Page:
Friday, October 12, 2012
Uganda halts pension payments over corruption
By Elias Biryabarema
KAMPALA (Reuters) - The Ugandan government has halted pension payments to its retired workers until an investigation into corruption allegations involving "ghost" recipients is completed, a senior official told Reuters on Friday.
East Africa's third-largest economy is plagued by a culture of corruption and President Yoweri Museveni has come under criticism from opposition politicians and Western donors for being too soft on officials accused of graft.
Last year Uganda was rattled by a wave of anti-government protests over the sky-high cost of living and widespread theft of public funds.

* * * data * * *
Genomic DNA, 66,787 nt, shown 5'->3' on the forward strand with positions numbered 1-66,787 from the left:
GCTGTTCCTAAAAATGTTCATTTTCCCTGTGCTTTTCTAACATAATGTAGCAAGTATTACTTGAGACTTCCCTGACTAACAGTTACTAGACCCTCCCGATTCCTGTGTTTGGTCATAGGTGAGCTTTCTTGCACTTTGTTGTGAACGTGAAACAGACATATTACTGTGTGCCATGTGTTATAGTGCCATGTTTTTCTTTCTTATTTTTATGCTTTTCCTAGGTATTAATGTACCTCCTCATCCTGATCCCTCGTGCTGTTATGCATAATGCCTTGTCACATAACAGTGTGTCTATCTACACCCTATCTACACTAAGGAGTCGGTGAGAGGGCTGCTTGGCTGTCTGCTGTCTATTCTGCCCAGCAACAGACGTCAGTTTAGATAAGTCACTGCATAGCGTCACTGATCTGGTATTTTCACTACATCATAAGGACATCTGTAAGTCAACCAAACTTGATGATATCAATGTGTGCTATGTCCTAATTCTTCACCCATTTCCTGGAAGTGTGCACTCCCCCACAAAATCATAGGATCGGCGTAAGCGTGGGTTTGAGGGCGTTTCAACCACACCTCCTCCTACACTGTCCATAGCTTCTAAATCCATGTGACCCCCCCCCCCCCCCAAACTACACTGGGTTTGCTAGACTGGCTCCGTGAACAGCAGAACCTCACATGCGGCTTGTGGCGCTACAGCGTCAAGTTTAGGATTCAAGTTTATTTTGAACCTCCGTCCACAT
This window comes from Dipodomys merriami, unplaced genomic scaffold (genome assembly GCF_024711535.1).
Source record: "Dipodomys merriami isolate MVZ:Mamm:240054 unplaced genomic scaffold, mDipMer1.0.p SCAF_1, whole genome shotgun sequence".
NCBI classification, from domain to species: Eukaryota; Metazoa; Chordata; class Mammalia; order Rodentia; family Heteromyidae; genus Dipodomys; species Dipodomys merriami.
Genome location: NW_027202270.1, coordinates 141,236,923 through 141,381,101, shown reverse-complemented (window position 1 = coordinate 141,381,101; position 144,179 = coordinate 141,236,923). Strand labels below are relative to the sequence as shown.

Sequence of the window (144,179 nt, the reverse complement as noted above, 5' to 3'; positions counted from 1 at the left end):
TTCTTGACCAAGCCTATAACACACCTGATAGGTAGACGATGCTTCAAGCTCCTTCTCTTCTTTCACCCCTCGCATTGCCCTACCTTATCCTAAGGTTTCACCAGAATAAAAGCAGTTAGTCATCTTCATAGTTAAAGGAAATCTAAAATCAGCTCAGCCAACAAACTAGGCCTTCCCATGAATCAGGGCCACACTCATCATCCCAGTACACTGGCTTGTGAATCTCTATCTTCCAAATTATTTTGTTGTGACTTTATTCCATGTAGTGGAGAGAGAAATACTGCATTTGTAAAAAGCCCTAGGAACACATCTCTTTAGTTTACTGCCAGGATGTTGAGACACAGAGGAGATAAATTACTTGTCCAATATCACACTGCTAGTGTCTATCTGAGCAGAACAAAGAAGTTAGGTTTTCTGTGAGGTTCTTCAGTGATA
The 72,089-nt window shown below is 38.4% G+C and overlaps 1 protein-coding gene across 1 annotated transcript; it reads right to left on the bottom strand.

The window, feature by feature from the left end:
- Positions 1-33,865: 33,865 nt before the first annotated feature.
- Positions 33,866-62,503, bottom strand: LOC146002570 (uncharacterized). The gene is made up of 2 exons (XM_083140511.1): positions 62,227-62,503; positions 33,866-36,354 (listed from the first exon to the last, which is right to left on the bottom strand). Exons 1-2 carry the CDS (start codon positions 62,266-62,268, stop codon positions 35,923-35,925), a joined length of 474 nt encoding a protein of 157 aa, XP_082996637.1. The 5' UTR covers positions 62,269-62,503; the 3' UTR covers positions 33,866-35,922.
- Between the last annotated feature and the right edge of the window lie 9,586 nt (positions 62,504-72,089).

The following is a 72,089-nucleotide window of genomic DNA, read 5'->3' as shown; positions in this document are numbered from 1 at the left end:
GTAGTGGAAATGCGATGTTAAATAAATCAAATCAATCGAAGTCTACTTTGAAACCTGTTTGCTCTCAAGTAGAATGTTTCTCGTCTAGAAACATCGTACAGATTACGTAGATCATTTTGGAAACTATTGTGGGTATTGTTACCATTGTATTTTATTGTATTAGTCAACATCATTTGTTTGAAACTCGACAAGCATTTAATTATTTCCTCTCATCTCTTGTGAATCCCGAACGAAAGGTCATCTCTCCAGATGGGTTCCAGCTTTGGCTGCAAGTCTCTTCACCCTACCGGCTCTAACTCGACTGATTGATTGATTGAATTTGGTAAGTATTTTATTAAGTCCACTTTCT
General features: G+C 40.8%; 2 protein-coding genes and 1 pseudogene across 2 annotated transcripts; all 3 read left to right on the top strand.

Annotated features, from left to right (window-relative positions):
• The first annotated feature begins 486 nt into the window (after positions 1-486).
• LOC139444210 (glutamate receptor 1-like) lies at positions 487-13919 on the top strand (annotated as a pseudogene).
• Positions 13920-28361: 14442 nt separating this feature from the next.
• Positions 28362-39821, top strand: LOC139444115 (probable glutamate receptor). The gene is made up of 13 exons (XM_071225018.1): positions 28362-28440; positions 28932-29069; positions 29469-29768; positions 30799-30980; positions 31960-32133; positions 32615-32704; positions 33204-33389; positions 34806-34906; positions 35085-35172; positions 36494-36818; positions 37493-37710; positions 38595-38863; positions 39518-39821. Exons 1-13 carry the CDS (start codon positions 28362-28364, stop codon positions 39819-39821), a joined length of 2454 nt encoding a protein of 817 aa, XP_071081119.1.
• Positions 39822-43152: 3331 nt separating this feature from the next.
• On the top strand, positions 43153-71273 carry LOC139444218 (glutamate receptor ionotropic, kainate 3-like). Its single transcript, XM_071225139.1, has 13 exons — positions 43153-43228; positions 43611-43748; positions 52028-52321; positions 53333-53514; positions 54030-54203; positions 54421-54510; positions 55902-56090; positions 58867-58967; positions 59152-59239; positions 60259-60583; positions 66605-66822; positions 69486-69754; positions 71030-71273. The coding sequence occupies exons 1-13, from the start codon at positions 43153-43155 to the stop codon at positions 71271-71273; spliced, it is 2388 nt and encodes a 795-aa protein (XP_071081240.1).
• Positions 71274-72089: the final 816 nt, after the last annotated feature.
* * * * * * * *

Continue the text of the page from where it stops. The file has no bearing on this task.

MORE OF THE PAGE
Government payrolls are often inflated by officials keen to steal the extra money and local media use the term "ghosts" to describe those non-existent government workers.
"We have decided to suspend any further disbursement of pensions until investigations are completed and the register of recipients cleaned of all ghosts," said Keith Muhakanizi, deputy secretary to the Treasury.
The halting of payments followed the launching of a police investigation into the alleged embezzlement of 63 billion shillings (15 million pounds) meant for retired government workers.
A number of government officials involved in the illegal payments have already been arrested.
"We're aware this will inconvenience genuine pensioners but we're hoping investigations will be short, and hopefully in a few weeks' time payments will resume," Muhakanizi said.
(Editing by James Macharia and Pravin Char)